BOVIS Homes said on Monday that it was confident of continuing to reap the benefits of buying up cheap land since the housing market downturn as it reported a doubling in its first-half profits.
Along with rivals, the company has seen an increasing proportion of sales from sites acquired following the financial crisis, which should help it deliver continued growth.
Chief executive David Ritchie said: “The investments already made in high-quality, consented residential land, combined with the strong pipeline of future land opportunities, will support further sales outlet growth into 2013 and beyond.”
His upbeat assessment came as Bovis posted pre-tax profits of £16.2 million for the six months to 30 June, up from £8.1m a year earlier. The interim dividend was doubled to 3p a share.
The housebuilder increased its number of sales outlets by a fifth to 82 during the first half of 2012, focusing on the south of England.
Rival Persimmon is today expected to report a 30 per cent rise in pre-tax profits to £75.3m.
Bovis completed 944 house sales in the first half of the year, 18 per cent more than a year earlier. The average sale price rose to £164,400, up from £163,400 a year ago. It said prices in the south of England, where it has 70 per cent of its land bank, were more robust than in locations further north.
The average house size fell 2 per cent to 996sq ft, partly because of increased sales through the UK government’s FirstBuy scheme, designed to help first-time buyers.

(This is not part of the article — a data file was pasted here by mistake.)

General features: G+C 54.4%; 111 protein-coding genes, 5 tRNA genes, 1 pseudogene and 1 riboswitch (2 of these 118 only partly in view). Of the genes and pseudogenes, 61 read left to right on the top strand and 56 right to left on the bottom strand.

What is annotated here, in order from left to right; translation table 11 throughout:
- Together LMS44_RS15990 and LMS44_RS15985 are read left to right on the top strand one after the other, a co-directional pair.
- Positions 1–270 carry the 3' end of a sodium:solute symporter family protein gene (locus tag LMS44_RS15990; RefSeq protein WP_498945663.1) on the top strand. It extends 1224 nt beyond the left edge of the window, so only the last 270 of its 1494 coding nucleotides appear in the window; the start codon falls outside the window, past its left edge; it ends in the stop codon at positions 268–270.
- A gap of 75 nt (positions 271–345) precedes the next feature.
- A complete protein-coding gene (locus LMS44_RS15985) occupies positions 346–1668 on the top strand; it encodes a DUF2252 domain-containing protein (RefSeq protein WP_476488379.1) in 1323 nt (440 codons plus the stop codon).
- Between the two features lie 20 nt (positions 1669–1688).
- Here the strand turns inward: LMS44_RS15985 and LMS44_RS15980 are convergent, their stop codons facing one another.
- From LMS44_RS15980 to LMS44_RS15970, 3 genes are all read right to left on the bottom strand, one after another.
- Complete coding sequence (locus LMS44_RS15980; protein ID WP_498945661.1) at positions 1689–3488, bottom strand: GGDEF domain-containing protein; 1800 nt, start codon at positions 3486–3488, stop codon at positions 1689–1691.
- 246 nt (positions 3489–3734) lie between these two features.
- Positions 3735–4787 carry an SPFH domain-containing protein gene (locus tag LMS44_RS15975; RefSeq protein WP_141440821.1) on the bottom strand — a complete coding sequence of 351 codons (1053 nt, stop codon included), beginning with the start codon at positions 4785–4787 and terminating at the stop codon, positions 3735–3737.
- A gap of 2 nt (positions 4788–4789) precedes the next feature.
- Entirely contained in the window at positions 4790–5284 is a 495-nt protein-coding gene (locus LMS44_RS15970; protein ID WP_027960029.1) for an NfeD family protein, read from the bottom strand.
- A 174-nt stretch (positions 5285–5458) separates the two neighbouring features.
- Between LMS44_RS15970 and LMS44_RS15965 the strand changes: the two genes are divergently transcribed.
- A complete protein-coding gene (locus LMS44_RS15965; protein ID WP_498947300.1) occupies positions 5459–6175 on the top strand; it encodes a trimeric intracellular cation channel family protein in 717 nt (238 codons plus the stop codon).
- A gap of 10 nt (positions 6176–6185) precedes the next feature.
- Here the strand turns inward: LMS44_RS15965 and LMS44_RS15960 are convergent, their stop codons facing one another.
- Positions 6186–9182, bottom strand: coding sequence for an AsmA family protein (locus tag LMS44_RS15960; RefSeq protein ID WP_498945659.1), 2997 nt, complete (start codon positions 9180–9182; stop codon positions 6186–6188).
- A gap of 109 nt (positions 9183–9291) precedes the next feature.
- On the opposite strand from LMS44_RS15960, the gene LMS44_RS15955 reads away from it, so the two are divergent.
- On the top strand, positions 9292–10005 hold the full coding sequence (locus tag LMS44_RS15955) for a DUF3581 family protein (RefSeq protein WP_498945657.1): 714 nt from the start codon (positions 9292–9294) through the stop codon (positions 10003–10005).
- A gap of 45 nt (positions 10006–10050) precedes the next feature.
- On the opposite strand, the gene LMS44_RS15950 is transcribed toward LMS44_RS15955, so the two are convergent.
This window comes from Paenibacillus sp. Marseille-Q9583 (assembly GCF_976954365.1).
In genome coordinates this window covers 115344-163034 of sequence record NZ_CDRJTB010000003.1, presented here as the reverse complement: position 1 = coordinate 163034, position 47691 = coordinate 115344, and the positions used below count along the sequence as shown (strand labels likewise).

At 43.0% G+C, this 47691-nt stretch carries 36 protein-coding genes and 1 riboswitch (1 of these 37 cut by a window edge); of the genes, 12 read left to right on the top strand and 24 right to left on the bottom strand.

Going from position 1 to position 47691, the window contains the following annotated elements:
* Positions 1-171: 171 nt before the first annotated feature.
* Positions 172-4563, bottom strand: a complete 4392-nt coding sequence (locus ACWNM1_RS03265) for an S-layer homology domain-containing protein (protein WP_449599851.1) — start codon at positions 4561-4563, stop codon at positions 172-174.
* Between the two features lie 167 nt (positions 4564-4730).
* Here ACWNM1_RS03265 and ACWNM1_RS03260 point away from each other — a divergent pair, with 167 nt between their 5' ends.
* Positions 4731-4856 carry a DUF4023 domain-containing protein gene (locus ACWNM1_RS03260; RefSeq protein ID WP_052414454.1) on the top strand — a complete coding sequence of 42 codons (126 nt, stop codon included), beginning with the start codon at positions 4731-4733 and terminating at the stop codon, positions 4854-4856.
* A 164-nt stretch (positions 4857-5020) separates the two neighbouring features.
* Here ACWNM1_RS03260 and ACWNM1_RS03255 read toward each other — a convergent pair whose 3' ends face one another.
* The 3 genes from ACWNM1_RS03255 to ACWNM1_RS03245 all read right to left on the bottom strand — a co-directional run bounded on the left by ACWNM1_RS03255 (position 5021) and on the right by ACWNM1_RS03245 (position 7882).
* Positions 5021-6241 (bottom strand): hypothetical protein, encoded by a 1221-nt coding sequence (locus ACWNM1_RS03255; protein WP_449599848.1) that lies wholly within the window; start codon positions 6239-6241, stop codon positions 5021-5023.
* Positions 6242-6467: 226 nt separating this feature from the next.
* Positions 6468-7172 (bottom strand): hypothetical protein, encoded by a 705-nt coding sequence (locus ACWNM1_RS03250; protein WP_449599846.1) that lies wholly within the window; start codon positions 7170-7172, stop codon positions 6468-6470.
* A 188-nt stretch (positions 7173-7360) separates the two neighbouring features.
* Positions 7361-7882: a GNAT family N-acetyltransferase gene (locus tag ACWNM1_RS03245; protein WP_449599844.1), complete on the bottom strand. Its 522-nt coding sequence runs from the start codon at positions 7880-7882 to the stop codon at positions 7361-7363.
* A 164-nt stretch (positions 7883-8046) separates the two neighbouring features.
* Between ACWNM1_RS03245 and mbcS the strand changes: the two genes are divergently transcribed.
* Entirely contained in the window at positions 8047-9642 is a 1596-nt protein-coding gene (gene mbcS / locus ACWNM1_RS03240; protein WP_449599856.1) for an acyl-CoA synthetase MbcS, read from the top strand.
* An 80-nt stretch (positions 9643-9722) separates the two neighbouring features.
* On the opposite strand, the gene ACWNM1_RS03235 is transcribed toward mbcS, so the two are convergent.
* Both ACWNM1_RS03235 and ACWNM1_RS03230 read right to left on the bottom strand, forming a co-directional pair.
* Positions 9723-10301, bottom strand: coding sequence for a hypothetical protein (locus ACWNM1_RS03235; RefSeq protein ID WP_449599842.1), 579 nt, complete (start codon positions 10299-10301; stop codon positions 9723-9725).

Investec analyst Mike Bessell, who rates the group’s shares as a “buy”, described the results as “solid” and said the current outlook suggested that Bovis can maintain its strong trading.
He added: “Land acquisitions in the year to date have been strong, with 1,456 plots added, slightly ahead of replacement levels. In addition, there is a strong pipeline of further deals in place, over 4,000 under contact or with terms agreed.
“Since the end of June, sales per site per week have continued at the same rate as the first half, so the company has seen little summer slowdown.”
However, Jon Bell, an analyst at Shore Capital, noted that recent surveys have shown that house prices outside the prime London market are falling. He said Bovis should reduce its land bank and return surplus cash to shareholders.
Bovis said it had sold two parcels of consented residential land during the first half, at a profit of £3.9m, and would continue to look at selective sales.
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